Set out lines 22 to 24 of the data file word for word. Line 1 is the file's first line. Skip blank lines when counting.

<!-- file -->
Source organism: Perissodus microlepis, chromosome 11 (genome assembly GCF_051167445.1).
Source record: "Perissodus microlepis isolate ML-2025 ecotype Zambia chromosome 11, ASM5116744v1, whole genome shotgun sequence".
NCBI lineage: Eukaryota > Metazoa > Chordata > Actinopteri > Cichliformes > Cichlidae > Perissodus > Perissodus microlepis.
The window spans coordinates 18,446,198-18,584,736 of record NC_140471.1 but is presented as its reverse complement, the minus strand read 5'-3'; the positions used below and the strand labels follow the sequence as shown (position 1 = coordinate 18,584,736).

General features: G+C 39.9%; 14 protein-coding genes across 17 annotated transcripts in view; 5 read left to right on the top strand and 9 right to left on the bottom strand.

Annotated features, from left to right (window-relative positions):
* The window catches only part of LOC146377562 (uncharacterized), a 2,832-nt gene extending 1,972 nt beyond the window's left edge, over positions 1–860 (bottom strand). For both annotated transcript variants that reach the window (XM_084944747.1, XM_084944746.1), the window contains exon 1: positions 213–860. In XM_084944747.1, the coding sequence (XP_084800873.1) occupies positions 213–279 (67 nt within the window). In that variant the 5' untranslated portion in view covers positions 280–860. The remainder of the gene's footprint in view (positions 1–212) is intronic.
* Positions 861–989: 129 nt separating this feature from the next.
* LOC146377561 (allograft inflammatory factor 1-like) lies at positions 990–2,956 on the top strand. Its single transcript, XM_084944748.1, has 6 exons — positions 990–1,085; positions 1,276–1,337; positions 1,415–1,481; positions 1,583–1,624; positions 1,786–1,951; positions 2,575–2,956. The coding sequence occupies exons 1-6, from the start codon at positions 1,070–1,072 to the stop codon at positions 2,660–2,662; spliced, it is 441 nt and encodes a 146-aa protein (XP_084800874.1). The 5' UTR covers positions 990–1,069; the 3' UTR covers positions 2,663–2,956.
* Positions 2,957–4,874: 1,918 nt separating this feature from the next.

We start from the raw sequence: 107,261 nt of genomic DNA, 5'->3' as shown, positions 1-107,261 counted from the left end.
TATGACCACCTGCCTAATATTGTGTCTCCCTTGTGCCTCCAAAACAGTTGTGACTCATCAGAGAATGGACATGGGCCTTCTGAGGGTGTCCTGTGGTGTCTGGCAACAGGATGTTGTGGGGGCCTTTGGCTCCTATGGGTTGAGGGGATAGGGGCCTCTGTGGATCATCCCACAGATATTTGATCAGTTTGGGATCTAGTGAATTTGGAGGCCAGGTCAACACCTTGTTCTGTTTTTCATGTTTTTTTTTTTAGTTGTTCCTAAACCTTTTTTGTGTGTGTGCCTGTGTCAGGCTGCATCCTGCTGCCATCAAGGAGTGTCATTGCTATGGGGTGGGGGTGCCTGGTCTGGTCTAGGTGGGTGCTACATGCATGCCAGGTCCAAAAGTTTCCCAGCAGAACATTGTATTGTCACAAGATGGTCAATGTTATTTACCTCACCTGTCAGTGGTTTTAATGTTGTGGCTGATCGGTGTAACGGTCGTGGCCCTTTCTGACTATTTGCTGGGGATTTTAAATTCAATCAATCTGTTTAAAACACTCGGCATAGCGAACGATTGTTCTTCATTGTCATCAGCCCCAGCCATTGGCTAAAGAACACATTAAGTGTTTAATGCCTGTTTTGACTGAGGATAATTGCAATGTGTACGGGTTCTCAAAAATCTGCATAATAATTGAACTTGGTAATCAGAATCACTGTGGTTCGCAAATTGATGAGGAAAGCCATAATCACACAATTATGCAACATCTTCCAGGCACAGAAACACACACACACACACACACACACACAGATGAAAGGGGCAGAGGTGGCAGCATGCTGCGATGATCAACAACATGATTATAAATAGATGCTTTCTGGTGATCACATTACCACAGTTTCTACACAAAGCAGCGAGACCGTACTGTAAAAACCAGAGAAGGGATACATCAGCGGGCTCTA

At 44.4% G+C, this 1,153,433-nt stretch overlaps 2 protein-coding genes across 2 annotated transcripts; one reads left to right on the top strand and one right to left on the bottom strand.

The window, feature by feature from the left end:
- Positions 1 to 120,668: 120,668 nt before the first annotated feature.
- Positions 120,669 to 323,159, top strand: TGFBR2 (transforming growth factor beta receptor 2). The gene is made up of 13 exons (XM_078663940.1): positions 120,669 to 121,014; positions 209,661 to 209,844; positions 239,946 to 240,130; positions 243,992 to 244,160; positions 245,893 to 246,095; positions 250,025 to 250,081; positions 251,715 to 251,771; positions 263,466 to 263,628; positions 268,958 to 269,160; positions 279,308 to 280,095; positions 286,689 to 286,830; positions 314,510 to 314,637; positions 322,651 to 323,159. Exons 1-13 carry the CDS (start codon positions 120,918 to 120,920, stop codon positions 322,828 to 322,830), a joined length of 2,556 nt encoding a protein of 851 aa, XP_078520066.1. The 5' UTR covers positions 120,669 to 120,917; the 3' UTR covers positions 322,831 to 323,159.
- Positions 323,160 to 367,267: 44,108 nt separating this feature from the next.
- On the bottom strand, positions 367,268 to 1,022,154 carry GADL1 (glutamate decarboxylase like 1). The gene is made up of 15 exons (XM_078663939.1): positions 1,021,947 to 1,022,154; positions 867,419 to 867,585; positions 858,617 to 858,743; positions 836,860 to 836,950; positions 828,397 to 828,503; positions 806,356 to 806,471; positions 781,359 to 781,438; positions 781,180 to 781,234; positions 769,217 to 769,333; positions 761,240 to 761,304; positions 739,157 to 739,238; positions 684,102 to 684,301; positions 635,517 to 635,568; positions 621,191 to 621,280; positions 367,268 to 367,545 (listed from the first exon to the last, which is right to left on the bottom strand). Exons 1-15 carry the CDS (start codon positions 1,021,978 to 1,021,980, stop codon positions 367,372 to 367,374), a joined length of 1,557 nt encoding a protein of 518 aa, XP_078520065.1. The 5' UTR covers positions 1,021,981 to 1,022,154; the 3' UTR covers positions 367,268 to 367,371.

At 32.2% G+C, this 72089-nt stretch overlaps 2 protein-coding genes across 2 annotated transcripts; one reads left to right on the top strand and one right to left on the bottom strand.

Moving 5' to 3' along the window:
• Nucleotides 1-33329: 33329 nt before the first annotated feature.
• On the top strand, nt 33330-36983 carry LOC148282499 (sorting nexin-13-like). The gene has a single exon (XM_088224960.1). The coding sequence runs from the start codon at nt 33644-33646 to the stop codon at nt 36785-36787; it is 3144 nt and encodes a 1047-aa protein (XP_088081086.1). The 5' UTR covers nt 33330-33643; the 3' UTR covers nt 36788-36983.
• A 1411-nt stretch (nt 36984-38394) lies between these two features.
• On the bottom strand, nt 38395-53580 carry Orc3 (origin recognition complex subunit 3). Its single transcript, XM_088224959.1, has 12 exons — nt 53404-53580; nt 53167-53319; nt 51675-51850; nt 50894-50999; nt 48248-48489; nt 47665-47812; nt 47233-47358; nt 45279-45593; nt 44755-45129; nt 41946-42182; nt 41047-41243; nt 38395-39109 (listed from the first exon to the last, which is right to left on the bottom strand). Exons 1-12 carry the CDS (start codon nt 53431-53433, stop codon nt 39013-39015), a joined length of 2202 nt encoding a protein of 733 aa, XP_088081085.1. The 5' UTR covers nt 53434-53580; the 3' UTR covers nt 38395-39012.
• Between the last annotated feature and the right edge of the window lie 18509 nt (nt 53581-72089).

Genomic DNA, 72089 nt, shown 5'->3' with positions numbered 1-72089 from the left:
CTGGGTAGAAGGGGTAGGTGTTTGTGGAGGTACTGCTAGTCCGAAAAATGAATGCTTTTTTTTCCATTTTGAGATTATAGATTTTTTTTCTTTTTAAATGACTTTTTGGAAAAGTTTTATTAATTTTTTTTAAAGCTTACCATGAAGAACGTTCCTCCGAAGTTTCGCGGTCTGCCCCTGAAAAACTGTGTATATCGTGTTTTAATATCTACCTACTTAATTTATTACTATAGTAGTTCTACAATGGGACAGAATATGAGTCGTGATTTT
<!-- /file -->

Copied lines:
• On the top strand, nt 33330-36983 carry LOC148282499 (sorting nexin-13-like). The gene has a single exon (XM_088224960.1). The coding sequence runs from the start codon at nt 33644-33646 to the stop codon at nt 36785-36787; it is 3144 nt and encodes a 1047-aa protein (XP_088081086.1). The 5' UTR covers nt 33330-33643; the 3' UTR covers nt 36788-36983.
• A 1411-nt stretch (nt 36984-38394) lies between these two features.
• On the bottom strand, nt 38395-53580 carry Orc3 (origin recognition complex subunit 3). Its single transcript, XM_088224959.1, has 12 exons — nt 53404-53580; nt 53167-53319; nt 51675-51850; nt 50894-50999; nt 48248-48489; nt 47665-47812; nt 47233-47358; nt 45279-45593; nt 44755-45129; nt 41946-42182; nt 41047-41243; nt 38395-39109 (listed from the first exon to the last, which is right to left on the bottom strand). Exons 1-12 carry the CDS (start codon nt 53431-53433, stop codon nt 39013-39015), a joined length of 2202 nt encoding a protein of 733 aa, XP_088081085.1. The 5' UTR covers nt 53434-53580; the 3' UTR covers nt 38395-39012.